rebuttable presumption that the visitation of a grandparent is not in
the best interest of a minor child' in most situations where the
parent or parents object. Consult local counsel."
PrairieLaw Messageboards: grandparent rights to visitation
Here you can read the exact wording of the applicable section of the
California Family Code:
"3104. (a) On petition to the court by a grandparent of a minor
child, the court may grant reasonable visitation rights to the
grandparent if the court does both of the following:
(1) Finds that there is a preexisting relationship between the
grandparent and the grandchild that has engendered a bond such that
visitation is in the best interest of the child.
(2) Balances the interest of the child in having visitation with
the grandparent against the right of the parents to exercise their
(b) A petition for visitation under this section may not be filed
while the natural or adoptive parents are married, unless one or more
of the following circumstances exist:
(1) The parents are currently living separately and apart on a
permanent or indefinite basis.
(2) One of the parents has been absent for more than one month
without the other spouse knowing the whereabouts of the absent spouse.
(3) One of the parents joins in the petition with the grandparents.
(4) The child is not residing with either parent.
At any time that a change of circumstances occurs such that none of
these circumstances exist, the parent or parents may move the court to
terminate grandparental visitation and the court shall grant the
California Family Code, Section 3100-3104
So, to condense things to the most basic level, a California court may
order parents to permit visitation by a grandparent under these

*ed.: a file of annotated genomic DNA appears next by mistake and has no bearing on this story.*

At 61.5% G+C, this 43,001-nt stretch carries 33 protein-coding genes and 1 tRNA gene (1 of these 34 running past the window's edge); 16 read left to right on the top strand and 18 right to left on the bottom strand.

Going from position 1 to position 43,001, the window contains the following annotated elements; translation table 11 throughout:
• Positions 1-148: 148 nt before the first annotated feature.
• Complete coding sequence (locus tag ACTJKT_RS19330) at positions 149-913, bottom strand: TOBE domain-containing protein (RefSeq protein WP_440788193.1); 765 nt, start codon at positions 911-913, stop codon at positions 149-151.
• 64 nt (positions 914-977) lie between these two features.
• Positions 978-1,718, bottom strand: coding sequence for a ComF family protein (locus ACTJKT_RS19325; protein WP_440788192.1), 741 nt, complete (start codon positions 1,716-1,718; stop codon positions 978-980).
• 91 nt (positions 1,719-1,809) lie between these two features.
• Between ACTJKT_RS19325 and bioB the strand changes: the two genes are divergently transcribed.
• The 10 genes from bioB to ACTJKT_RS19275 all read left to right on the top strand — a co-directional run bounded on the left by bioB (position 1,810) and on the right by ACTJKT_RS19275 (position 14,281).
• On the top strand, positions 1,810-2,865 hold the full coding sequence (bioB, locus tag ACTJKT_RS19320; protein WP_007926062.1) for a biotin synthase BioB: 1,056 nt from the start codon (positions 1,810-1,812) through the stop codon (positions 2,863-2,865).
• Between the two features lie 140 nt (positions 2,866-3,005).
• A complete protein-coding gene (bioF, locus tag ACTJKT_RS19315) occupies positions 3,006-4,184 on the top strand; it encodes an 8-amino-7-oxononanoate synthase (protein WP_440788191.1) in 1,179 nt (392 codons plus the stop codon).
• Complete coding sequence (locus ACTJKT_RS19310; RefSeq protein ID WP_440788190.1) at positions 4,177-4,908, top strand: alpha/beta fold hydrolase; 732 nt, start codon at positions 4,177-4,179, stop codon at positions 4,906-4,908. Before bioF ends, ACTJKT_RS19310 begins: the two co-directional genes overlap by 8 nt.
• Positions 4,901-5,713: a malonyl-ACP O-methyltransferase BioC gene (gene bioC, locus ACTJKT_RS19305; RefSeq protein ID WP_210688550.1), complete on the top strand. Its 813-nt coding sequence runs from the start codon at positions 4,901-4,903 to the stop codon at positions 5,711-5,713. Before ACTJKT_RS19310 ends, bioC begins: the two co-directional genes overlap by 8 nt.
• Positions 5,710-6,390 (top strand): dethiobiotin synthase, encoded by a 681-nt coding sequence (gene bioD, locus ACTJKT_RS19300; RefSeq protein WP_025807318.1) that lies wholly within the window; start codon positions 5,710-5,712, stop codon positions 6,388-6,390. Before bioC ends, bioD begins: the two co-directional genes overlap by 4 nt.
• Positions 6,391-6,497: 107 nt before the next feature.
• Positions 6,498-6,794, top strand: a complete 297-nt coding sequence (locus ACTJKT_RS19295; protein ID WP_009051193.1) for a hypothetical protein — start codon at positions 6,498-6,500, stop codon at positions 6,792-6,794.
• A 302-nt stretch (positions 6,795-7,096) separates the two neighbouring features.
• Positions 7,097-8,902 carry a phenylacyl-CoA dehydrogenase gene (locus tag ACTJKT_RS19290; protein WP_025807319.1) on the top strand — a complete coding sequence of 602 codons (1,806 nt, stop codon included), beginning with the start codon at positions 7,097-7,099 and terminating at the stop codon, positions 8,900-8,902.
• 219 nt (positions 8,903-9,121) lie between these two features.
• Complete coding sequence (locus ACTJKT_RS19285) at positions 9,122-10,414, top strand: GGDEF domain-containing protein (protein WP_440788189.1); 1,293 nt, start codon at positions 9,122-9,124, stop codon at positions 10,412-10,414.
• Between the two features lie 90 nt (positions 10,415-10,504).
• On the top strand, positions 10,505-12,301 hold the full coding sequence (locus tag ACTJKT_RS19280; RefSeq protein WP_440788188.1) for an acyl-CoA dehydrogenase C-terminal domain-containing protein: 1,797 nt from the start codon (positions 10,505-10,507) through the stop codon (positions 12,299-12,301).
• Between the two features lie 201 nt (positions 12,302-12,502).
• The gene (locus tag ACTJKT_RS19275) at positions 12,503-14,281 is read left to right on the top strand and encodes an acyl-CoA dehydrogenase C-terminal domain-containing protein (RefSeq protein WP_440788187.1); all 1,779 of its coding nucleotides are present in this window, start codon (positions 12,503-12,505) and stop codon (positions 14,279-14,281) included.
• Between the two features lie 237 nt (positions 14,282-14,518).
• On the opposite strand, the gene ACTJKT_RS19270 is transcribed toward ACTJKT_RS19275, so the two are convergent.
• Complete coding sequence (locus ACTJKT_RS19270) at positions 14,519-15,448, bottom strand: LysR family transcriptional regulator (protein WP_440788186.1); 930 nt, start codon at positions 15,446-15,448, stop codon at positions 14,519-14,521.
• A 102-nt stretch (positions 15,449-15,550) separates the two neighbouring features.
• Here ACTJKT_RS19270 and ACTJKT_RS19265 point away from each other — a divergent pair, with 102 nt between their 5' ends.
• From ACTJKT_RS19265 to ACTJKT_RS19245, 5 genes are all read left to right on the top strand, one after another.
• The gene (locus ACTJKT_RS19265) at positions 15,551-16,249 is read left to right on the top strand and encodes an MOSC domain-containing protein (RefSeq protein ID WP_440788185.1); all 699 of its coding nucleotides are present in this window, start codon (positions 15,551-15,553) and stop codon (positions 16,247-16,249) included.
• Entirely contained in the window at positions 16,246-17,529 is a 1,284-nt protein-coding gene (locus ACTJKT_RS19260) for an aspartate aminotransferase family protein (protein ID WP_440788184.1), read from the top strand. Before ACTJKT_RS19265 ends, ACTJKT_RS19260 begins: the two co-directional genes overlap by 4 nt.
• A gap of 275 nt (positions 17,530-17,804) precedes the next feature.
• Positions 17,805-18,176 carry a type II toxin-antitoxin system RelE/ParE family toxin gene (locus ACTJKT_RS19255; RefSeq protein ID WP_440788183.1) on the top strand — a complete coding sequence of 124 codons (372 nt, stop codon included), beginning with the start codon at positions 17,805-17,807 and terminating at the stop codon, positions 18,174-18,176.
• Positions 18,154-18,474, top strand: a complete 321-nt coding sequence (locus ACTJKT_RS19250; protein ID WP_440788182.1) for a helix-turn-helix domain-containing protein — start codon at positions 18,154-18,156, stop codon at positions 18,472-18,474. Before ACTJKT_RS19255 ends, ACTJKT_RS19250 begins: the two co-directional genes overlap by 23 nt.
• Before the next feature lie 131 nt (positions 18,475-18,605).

- If the court finds that there is a pre-existing bond between the
grandparent and the child.
- If the child's parents are married, and both parents are living with
the child, the court may grant visitation rights to grandparents if
one of the parents joins in the petition with the grandparents.
As you have described this case, it seems that neither of these
circumstances exists. Since the lack of a pre-existing relationship is
not something that can be changed, it appears that the best chance for
the grandparents to have a chance of obtaining access to their
grandson is to sway the judgment of one of the parents (obviously,
your brother would be the parent most likely to change his views here,
since your sister-in-law is the source of the problem). If one parent
sides with the grandparents, the law will permit the court to consider
I strongly urge the grandparents to seek competent legal assistance in
this difficult matter. There are many attorneys in the San Francisco
area who practice family law. Here's a list that may help. Each of the
attorneys on the list has a profile that can be reached by clicking
"view profile." Some also offer links to the attorney's website. By
reading the profiles and viewing the websites, it's possible to get a
detailed overview of each attorney's capabilities.
FindLaw: San Francisco/California/Family Law
Google search strategy:
Google Web Search: "third-party visitation" + "grandparents" + "california"
Google Web Search: "california" + "law+" + "grandparents" + "visitation"
Google Web Search: "california" + "family law" + "grandparents"
I wish I'd had better news to report. I hope this is helpful. If
anything is unclear, or if a link doesn't work for you, please request
clarification; I'll gladly offer further assistance before you rate my